My Nan is my inspiration, she passed her knowledge of preserving on to my mother, and she has now passed it on to me....When I was little, we would travel 10 hours to visit Nan and Pa in the xmas a family we made that journey every year. I can always remember Nan making date n nut loaves, preserving fruit that landed on her door, and pies, she could fit 12 pies in the oven at once....and they all went to the Red Cross stalls, along with many jars of pickles, jams, and sauces....In thirty plus years, my Nan never missed a Red Cross Stall. Nan never liked serving on the stall, but she went into every shop in Oak Flats selling tickets. Even when she wasn't well enough later on, she would get someone to deliver the goods to the stall. She also sewed for the stall too, making aprons, crocheting around facewashers, teatowels and even jug covers...I was always on the lookout for beads that could be threaded on the crochet cotton.

I remember when I was little, and on our visits, we could go to the wardrobe in the spare room and choose a shirt that she had made. If there weren't any in there, she would sit at the machine and make you one..and it was a full shirt with a yoke at the back, collar and cuffs, you name it. ....and no pattern to be seen. She never blinked an eye making them either...seeing she had had her old singer push pedal converted to electricity...I especially loved the shirts that were made out of old flour bags. My brother and I would fight over who would get to use the flour bags.

My nan was a tough ol' bugga' , she said it like it was and never beat around the bush. Nan helped raise some of her grandchildren on and off over the years and after her one true love passed away; she looked forward to visits from friends and family. She would walk anyone around her garden, showing you what was growing and what was supposed to be growing. By this time I had moved to the area with my husband and first child. We used to take Nan to feed the ducks down at the foreshore; she could always round up enough bread for the ducks and I loved how her eyes lit up when she was around them. I guess maybe it reminded her of times back on the farm too, before she moved into town.

I can always remember Nan and Pa having a vege garden, but my Uncle who lived with her most of the time when she got older, used to tend the garden more.....was it her garden? Of course it was, you just ask her. Did my Uncle think it was his garden?, of course he did, after all, he was the one that did most of the work towards the end....and I can still hear him asking her why she had pulled something out, when he wanted to let it go to seed.....She would just reply with "Its my garden, I've got plans for that space, and I'll plant whatever I like there."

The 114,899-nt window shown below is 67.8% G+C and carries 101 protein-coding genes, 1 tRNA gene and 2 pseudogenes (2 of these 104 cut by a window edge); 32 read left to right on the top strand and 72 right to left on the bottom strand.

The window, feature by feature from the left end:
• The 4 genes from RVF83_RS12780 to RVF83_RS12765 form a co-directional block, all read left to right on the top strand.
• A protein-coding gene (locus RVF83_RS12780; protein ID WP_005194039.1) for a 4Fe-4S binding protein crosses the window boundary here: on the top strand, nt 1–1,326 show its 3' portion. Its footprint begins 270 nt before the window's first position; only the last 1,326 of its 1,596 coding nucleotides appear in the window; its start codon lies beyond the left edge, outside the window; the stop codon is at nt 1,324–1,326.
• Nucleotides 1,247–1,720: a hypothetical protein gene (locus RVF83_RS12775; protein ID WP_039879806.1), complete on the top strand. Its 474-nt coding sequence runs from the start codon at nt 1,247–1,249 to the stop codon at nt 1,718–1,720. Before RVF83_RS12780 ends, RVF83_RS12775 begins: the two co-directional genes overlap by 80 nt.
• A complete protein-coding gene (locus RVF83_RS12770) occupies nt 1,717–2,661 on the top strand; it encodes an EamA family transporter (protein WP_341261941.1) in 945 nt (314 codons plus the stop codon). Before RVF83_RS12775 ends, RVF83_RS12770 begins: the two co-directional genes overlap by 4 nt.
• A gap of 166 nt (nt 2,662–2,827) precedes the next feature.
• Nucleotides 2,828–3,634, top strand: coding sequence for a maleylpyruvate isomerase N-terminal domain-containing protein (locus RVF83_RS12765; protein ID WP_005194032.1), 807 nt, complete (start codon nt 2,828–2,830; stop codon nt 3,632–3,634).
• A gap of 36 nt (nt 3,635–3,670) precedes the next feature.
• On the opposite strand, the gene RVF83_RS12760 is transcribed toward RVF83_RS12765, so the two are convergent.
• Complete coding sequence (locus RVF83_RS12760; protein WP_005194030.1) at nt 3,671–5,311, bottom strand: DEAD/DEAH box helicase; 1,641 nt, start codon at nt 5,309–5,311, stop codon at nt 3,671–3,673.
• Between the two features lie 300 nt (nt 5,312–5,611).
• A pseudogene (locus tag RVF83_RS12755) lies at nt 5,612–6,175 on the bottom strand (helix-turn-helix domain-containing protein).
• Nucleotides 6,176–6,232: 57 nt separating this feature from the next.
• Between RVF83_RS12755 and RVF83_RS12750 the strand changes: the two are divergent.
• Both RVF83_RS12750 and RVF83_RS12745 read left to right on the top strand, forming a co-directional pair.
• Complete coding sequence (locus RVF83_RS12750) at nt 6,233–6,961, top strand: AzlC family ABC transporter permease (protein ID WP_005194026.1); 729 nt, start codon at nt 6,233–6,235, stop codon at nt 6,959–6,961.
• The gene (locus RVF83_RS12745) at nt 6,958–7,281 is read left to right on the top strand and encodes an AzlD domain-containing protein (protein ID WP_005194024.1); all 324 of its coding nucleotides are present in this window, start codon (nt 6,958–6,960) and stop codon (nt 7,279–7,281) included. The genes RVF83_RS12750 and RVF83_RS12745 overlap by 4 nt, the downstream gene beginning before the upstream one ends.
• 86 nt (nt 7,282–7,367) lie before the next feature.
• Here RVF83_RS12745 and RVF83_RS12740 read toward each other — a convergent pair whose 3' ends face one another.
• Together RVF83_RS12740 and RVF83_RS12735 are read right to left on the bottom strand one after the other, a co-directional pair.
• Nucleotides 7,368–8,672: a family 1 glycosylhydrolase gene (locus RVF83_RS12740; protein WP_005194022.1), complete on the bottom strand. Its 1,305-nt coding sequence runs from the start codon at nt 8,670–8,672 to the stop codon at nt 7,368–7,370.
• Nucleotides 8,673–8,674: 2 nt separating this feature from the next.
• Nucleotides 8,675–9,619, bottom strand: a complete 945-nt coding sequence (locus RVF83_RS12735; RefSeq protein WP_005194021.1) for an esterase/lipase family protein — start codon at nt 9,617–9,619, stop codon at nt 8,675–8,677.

I spent many years with my Nan once I moved to the area, and took her shopping and even to bingo. I also spent a lot of time standing in front of the stove stirring pots of jam, pickles, whatever was cooking on the day.....I stirred for my mother before moving away and then stirred for my Nan. Nan didn't live to the ripe old age of 90, but she did make it to 86, spending her last three years battling alziehmers.

After Nan passed away, there was no one left to make the jams, the pickles, the preserves...I came across some of Nans old recipes and now that I have my mother living with me, I have kind of taken over her recipes too.....and I guess the torch has been passed on to me.......Looking back, I don't think either of the two women knew they were teaching me, after all, I was just there to stir if they needed to leave the room for a minute......But I picked up many hints and was taught heaps, just by standing there and stirring............Today I asked my son to stir for me......I hope they end up marrying someone who likes cooking, because I have plans to pass these skills on too. Its good to know that skills are being passed down from generation to generation....I haven't made her apple pies yet, but I plan to have a go. Love you Nan!